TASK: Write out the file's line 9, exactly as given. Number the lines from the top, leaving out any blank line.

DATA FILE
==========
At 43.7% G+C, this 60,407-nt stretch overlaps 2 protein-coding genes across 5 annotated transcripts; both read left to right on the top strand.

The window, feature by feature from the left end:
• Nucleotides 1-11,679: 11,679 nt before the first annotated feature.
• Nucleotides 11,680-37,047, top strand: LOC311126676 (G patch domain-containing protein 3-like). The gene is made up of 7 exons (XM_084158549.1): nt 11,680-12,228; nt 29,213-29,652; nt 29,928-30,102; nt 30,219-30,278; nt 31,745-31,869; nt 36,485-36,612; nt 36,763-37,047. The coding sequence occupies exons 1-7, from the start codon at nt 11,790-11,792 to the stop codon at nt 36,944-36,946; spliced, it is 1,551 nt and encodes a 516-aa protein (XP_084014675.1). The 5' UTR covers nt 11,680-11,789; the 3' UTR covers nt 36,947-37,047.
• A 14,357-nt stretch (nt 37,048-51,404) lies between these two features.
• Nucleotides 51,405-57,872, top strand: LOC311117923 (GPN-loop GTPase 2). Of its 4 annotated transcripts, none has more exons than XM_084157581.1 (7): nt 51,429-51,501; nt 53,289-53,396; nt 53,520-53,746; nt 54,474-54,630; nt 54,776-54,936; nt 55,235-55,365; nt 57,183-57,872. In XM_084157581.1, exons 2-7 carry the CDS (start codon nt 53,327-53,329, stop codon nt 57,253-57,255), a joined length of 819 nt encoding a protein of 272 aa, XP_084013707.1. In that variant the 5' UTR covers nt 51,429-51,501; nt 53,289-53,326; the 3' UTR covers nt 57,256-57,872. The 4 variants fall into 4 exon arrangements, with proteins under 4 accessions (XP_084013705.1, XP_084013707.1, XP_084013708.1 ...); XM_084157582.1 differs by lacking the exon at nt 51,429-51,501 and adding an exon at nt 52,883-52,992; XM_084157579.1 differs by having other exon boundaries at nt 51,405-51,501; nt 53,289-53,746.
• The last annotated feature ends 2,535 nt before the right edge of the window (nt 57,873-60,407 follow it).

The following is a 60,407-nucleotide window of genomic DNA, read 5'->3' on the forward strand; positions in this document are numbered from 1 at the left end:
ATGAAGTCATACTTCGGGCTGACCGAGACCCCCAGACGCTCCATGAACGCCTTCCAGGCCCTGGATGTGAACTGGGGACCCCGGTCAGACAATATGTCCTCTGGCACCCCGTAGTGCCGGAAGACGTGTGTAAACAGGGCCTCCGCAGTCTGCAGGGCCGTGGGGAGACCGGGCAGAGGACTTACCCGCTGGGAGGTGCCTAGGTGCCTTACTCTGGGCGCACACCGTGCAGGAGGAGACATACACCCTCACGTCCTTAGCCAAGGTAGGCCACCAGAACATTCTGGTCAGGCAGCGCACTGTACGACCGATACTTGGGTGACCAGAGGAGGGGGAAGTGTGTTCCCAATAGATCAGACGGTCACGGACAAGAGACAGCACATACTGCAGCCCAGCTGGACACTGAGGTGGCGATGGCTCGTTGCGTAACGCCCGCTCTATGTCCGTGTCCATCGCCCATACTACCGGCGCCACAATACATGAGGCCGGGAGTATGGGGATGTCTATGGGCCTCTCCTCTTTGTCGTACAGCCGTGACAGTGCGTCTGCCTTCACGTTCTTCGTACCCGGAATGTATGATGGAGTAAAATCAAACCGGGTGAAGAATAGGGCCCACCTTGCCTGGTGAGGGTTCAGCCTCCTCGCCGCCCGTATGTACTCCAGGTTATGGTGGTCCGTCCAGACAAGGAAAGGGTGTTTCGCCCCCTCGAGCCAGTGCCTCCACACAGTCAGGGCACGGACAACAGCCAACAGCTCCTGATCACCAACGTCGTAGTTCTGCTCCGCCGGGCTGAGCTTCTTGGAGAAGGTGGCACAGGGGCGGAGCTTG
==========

ATGAAGTCATACTTCGGGCTGACCGAGACCCCCAGACGCTCCATGAACGCCTTCCAGGCCCTGGATGTGAACTGGGGACCCCGGTCAGACAATATGTCCTCTGGCACCCCGTAGTGCCGGAAGACGTGTGTAAACAGGGCCTCCGCAGTCTGCAGGGCCGTGGGGAGACCGGGCAGAGGACTTACCCGCTGGGAGGTGCCTAGGTGCCTTACTCTGGGCGCACACCGTGCAGGAGGAGACATACACCCTCACGTCCTTAGCCAAGGTAGGCCACCAGAACATTCTGGTCAGGCAGCGCACTGTACGACCGATACTTGGGTGACCAGAGGAGGGGGAAGTGTGTTCCCAATAGATCAGACGGTCACGGACAAGAGACAGCACATACTGCAGCCCAGCTGGACACTGAGGTGGCGATGGCTCGTTGCGTAACGCCCGCTCTATGTCCGTGTCCATCGCCCATACTACCGGCGCCACAATACATGAGGCCGGGAGTATGGGGATGTCTATGGGCCTCTCCTCTTTGTCGTACAGCCGTGACAGTGCGTCTGCCTTCACGTTCTTCGTACCCGGAATGTATGATGGAGTAAAATCAAACCGGGTGAAGAATAGGGCCCACCTTGCCTGGTGAGGGTTCAGCCTCCTCGCCGCCCGTATGTACTCCAGGTTATGGTGGTCCGTCCAGACAAGGAAAGGGTGTTTCGCCCCCTCGAGCCAGTGCCTCCACACAGTCAGGGCACGGACAACAGCCAACAGCTCCTGATCACCAACGTCGTAGTTCTGCTCCGCCGGGCTGAGCTTCTTGGAGAAGGTGGCACAGGGGCGGAGCTTG